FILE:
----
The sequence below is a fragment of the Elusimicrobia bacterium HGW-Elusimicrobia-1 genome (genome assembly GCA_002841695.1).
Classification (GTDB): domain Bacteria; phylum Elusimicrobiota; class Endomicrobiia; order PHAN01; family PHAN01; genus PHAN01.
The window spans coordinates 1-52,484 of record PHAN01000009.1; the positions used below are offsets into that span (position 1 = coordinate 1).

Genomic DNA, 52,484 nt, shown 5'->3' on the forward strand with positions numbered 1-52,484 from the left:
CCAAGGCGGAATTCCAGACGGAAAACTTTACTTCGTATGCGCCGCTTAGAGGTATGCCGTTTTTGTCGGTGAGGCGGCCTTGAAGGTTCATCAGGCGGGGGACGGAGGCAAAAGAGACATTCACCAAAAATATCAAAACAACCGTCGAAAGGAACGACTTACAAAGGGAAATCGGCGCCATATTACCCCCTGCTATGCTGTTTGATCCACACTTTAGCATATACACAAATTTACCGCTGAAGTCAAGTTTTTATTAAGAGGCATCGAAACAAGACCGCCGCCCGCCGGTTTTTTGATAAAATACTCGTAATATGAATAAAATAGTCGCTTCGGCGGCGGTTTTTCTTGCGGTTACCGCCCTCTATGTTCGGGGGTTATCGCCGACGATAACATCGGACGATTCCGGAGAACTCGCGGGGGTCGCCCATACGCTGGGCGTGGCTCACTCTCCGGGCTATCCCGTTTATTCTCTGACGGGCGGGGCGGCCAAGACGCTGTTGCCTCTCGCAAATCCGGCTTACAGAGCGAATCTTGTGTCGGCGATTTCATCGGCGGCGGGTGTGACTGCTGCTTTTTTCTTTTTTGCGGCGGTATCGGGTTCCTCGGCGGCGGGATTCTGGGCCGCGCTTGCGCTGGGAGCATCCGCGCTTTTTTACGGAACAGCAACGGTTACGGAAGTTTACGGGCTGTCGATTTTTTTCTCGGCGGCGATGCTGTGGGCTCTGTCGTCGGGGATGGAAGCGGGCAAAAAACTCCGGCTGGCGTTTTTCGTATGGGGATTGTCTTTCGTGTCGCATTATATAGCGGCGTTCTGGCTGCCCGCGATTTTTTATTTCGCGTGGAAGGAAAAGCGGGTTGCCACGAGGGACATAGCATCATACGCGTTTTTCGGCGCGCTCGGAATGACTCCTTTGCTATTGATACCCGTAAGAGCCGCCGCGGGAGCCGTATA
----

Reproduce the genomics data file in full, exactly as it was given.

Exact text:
The sequence below is a fragment of the Elusimicrobia bacterium HGW-Elusimicrobia-1 genome (genome assembly GCA_002841695.1).
Classification (GTDB): domain Bacteria; phylum Elusimicrobiota; class Endomicrobiia; order PHAN01; family PHAN01; genus PHAN01.
The window spans coordinates 1-52,484 of record PHAN01000009.1; the positions used below are offsets into that span (position 1 = coordinate 1).

Genomic DNA, 52,484 nt, shown 5'->3' on the forward strand with positions numbered 1-52,484 from the left:
CCAAGGCGGAATTCCAGACGGAAAACTTTACTTCGTATGCGCCGCTTAGAGGTATGCCGTTTTTGTCGGTGAGGCGGCCTTGAAGGTTCATCAGGCGGGGGACGGAGGCAAAAGAGACATTCACCAAAAATATCAAAACAACCGTCGAAAGGAACGACTTACAAAGGGAAATCGGCGCCATATTACCCCCTGCTATGCTGTTTGATCCACACTTTAGCATATACACAAATTTACCGCTGAAGTCAAGTTTTTATTAAGAGGCATCGAAACAAGACCGCCGCCCGCCGGTTTTTTGATAAAATACTCGTAATATGAATAAAATAGTCGCTTCGGCGGCGGTTTTTCTTGCGGTTACCGCCCTCTATGTTCGGGGGTTATCGCCGACGATAACATCGGACGATTCCGGAGAACTCGCGGGGGTCGCCCATACGCTGGGCGTGGCTCACTCTCCGGGCTATCCCGTTTATTCTCTGACGGGCGGGGCGGCCAAGACGCTGTTGCCTCTCGCAAATCCGGCTTACAGAGCGAATCTTGTGTCGGCGATTTCATCGGCGGCGGGTGTGACTGCTGCTTTTTTCTTTTTTGCGGCGGTATCGGGTTCCTCGGCGGCGGGATTCTGGGCCGCGCTTGCGCTGGGAGCATCCGCGCTTTTTTACGGAACAGCAACGGTTACGGAAGTTTACGGGCTGTCGATTTTTTTCTCGGCGGCGATGCTGTGGGCTCTGTCGTCGGGGATGGAAGCGGGCAAAAAACTCCGGCTGGCGTTTTTCGTATGGGGATTGTCTTTCGTGTCGCATTATATAGCGGCGTTCTGGCTGCCCGCGATTTTTTATTTCGCGTGGAAGGAAAAGCGGGTTGCCACGAGGGACATAGCATCATACGCGTTTTTCGGCGCGCTCGGAATGACTCCTTTGCTATTGATACCCGTAAGAGCCGCCGCGGGAGCCGTATA